Hospitality

The Inn Crowd

A new study examines the traditional method for valuing hospitality properties.

As the hospitality sector wobbles toward recovery, investors are taking notice. Last year they spent more than $6 billion on hotel properties, with the average price per room nearing $118,000, according to Jones Lang LaSalle Hotels. Large companies are disposing of nonessential assets in secondary and tertiary markets, popularly known as drive-to destinations, giving individual investors opportunities to add hotels to their portfolios.

In 2003, secondary and tertiary market per-room sales prices averaged about $80,000, well below the total mean. This difference may indicate some bargains in those markets where recovery is gaining steam this year.

As investment specialists help clients determine profitable buy and sell strategies, hotel valuation gains greater importance. Historically, the real estate industry has relied on the valuation rule that hotels should command $1,000 per room in market value per each dollar of average daily rate, with a minimum ADR of $1 per $1,000 of investment. This helpful tool allows brokers to estimate sales prices quickly; for instance, an $85 ADR means an $85,000 price per room, or a rough sales price of $4.8 million for a 56-room property.

However, as the hospitality sector has broadened into different segments over the years, this minimum has shifted. A study examining the valuation rule's viability shows that it remains remarkably accurate, but not all hotel segments conform to the $1 per $1,000 convention.

ADR Still Rules

The study confirmed that ADR is the overall best hotel sales price predictor, even better than a property's net operating income. Of course, investors purchase hotels as much for their net income potential as their actual historical net incomes, so using an achieved ADR as an indicator of a hotel's quality level and its ability to generate future revenues is critical to its selling price.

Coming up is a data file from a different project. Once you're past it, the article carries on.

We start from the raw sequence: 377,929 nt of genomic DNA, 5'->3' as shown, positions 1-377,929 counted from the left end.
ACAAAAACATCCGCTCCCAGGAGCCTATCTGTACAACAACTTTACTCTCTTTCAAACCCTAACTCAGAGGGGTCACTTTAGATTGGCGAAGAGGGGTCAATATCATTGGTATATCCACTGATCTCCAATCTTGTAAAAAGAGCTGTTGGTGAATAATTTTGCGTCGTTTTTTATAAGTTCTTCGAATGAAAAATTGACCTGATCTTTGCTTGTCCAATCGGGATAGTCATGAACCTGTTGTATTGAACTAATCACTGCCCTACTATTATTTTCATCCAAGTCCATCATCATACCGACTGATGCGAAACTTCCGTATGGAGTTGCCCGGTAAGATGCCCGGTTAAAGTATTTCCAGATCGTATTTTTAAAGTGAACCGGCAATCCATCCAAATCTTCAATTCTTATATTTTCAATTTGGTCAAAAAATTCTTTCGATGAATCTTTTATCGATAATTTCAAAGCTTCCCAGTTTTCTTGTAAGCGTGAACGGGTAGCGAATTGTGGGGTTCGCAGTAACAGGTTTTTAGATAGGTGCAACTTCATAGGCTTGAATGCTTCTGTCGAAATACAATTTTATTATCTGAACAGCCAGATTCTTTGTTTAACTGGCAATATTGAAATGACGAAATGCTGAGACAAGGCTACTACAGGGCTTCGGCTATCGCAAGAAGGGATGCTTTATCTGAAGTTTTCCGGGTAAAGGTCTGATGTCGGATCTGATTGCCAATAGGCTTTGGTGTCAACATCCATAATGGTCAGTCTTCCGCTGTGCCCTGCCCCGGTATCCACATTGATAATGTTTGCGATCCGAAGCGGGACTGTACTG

The study evaluated the ADR rule by hotel type ? economy, midscale, full service, all-suite without food and beverage, and all-suite with food and beverage ? as well as in the aggregate. For all five categories, ADR remained a stronger price predictor than NOI, occupancy percentage, sale date, and property age. Though both capitalization rate and room-revenue multiplier information were contained in the data, those variables were not analyzed as sales price predictors because both actually are a function of sales price.

ADR in Action

The average U.S. hotel generates $1 in ADR per every $809 in room value, according to the study. While no hotel segment averages significantly greater than $1,000 in room value per dollar of ADR, some segments are much closer to the ADR rule than others.

Specifically, for all-suite hotels without food and beverage, such as Marriott's Residence Inn and Hilton's Homewood Suites, $1 in ADR correlates with a mean of $1,003 in room value. As a group, the mean value per room per ADR dollar has a relatively small standard deviation of $205, indicating that such hotels' values usually do not vary significantly from the $1 per $1,003 average. The relatively high per-room value figures could be the result of the large, all-suite accommodations these hotels provide.

On the other hand, midscale hotels, such as Holiday Inn and Ramada, are furthest from the rule of thumb, with each dollar in ADR correlating with a mean of $634 in value per room. Several factors may contribute to these relatively low valuations. These operations constitute the oldest median age of the five hotel segments studied. Not built to current space utilization economies, many midscale hotels are functionally and physically obsolete. Also, many support restaurants and lounges, which typically generate only modest profits, as well as meeting space that requires marketing and sales efforts, resulting in relatively inefficient business models.